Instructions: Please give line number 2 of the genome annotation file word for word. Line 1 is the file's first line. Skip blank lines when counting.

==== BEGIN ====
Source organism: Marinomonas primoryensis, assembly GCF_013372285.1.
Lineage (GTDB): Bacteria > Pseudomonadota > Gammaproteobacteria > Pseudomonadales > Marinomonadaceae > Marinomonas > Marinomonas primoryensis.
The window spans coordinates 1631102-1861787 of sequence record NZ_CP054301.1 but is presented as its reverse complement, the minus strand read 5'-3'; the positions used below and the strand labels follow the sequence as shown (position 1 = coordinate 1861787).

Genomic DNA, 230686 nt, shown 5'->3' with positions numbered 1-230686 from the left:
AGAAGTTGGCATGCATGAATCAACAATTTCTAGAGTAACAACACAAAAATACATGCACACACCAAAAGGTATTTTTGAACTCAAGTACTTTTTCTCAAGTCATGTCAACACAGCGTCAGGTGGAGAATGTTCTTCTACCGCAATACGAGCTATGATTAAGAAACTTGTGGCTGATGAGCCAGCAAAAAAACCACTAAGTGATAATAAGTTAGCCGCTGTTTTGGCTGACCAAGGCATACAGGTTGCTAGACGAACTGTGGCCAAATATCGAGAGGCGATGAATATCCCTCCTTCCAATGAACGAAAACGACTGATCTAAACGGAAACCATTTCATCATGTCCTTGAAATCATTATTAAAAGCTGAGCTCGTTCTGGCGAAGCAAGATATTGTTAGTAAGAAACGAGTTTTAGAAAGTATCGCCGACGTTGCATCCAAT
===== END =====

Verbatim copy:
Lineage (GTDB): Bacteria > Pseudomonadota > Gammaproteobacteria > Pseudomonadales > Marinomonadaceae > Marinomonas > Marinomonas primoryensis.